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May 16, 2021 | ה׳ בסיון תשפ״א | TODAY'S DAF: Yoma 36 - Shavuot, May 17

Today's Daf Yomi

May 4, 2021 | כ״ב באייר תשפ״א

Masechet Yoma is sponsored by Vicky Harari in commemoration of my father's Yahrzeit, Avraham Baruch Hacohen ben Zeev Eliyahu Eckstein z'l, a Holocaust survivor and a feminist before it was fashionable. And in gratitude to Michelle Cohen Farber for revolutionizing women's learning worldwide.

This month's shiurim are sponsored by the Hadran Women of Long Island group in memory of Irwin Weber a”h, Yitzchak Dov ben Avraham Alter and Rachel, beloved father of our member Debbie Weber Schreiber.

Yoma 23

This week’s shiurim are dedicated by Shira and Bill Futornick for the refuah shleima of Michelle Futornick, Ilana bat Miryam. And by Aviva Adler on her father Joseph Kahane’s 5th yahrzeit, Yoseph ben Tzvi HaKohen z”l.

In what situations must one take revenge and in what situations is it forbidden? If the kohanim could only be counted once in a lottery, how does it say in the mishna that they could put out one or two finger? What is ‘pakia‘? A braita quotes a tragic story where due to competition to get the job, one kohen stabbed another. Did this story happen first or did the other with the broken leg? This version of the story ends with a terrible reaction of the father of the kohen who was dying who was worried more about impurity than his son dying. Rabbi Tzadok got up and made a public statement that caused all attending to burst into tears. The gemara raises several questions on different parts of the story. Is the removal of the ashes considered a ritual or not? There is a debate that is derived from the verses in the Torah regarding what clothes the kohen wears to do this activity.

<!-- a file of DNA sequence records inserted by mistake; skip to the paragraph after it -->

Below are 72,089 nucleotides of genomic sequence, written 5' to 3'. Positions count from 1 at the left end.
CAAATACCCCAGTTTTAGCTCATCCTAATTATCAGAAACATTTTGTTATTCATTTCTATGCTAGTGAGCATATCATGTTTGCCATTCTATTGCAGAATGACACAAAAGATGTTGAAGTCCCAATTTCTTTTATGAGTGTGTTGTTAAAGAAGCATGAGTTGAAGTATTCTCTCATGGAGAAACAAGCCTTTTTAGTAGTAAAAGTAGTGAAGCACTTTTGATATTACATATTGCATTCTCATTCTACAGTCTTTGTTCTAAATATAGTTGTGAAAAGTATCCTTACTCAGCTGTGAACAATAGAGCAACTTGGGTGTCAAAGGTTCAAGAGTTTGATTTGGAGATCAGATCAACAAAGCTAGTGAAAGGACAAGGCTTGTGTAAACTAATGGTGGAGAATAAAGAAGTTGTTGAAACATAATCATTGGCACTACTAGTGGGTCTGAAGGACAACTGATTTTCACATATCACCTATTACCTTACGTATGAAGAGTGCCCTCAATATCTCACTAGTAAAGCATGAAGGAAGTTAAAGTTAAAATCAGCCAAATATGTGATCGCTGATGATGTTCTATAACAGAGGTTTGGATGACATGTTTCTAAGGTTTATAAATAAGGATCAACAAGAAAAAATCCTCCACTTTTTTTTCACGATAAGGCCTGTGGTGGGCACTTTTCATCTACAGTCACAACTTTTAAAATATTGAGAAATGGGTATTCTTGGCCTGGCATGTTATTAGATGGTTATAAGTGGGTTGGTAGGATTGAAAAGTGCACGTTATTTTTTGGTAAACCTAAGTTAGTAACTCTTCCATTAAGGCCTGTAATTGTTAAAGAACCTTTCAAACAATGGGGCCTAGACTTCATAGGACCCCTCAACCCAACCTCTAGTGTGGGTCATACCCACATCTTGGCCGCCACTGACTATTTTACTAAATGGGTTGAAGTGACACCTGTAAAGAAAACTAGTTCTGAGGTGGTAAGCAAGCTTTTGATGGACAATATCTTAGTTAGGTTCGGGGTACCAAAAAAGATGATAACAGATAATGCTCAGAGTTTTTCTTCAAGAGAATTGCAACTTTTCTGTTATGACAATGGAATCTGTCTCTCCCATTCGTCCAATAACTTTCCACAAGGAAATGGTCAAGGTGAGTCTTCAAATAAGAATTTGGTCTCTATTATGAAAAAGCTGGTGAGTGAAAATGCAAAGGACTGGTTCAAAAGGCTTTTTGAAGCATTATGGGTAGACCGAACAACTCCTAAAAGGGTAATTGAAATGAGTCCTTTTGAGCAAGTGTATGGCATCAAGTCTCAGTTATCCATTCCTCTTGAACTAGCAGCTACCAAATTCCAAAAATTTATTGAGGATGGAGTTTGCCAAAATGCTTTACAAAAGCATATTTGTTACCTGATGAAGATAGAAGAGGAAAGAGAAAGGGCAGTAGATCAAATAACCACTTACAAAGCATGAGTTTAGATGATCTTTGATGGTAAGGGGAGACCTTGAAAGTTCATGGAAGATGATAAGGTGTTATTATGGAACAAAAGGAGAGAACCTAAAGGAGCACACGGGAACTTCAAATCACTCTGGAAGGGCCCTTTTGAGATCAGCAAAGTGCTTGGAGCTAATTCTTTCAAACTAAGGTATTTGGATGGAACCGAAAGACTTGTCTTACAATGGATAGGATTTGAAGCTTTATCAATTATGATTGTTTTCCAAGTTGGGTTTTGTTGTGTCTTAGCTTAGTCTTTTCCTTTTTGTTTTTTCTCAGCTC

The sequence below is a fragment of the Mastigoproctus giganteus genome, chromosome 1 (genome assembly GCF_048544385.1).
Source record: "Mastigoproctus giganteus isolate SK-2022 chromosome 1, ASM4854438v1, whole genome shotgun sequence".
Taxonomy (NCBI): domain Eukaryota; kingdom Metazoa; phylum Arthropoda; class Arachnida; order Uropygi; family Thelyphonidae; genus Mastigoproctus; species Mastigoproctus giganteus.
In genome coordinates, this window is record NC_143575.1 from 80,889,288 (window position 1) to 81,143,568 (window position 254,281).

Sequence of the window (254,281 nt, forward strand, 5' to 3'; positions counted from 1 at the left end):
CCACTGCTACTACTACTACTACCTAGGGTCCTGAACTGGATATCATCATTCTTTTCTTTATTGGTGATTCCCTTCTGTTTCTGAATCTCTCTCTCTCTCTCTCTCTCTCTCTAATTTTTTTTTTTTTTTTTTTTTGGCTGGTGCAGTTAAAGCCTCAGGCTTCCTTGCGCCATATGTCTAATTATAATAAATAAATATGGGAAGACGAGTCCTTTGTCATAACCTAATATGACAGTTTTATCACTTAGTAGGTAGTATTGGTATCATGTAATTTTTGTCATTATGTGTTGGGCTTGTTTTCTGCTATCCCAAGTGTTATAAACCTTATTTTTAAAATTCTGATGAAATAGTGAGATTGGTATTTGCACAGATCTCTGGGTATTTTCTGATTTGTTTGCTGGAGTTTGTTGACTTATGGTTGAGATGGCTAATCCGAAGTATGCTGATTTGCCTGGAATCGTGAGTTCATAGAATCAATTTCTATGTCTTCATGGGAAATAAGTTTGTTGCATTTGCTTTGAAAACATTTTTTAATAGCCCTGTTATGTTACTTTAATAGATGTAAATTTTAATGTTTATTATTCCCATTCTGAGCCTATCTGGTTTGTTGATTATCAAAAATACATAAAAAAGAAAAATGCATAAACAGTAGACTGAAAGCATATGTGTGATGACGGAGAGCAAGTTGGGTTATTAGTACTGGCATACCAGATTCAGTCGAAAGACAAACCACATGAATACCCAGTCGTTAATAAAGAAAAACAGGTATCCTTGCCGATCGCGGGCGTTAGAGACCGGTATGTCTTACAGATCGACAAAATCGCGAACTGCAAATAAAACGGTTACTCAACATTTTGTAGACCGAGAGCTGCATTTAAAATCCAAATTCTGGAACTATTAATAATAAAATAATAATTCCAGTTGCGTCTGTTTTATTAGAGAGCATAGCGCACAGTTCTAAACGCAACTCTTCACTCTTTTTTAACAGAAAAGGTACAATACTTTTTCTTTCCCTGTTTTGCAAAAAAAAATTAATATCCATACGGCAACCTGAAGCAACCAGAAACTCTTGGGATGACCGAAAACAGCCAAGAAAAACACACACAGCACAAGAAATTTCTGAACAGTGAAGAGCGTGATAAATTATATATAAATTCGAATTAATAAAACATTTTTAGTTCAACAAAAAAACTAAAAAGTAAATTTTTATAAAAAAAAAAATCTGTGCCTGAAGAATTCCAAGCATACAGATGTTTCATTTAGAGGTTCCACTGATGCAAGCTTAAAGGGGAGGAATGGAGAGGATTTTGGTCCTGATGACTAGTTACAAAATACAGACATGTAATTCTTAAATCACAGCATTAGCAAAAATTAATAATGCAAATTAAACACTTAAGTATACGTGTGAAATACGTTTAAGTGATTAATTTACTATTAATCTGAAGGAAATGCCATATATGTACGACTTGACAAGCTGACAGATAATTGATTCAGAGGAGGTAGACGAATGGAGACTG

שאינו נוקם ונוטר כנחש אינו תלמיד חכם והכתיב לא תקום ולא תטור ההוא בממון הוא דכתיב דתניא איזו היא נקימה ואיזו היא נטירה נקימה אמר לו השאילני מגלך אמר לו לאו למחר אמר לו הוא השאילני קרדומך אמר לו איני משאילך כדרך שלא השאלתני זו היא נקימה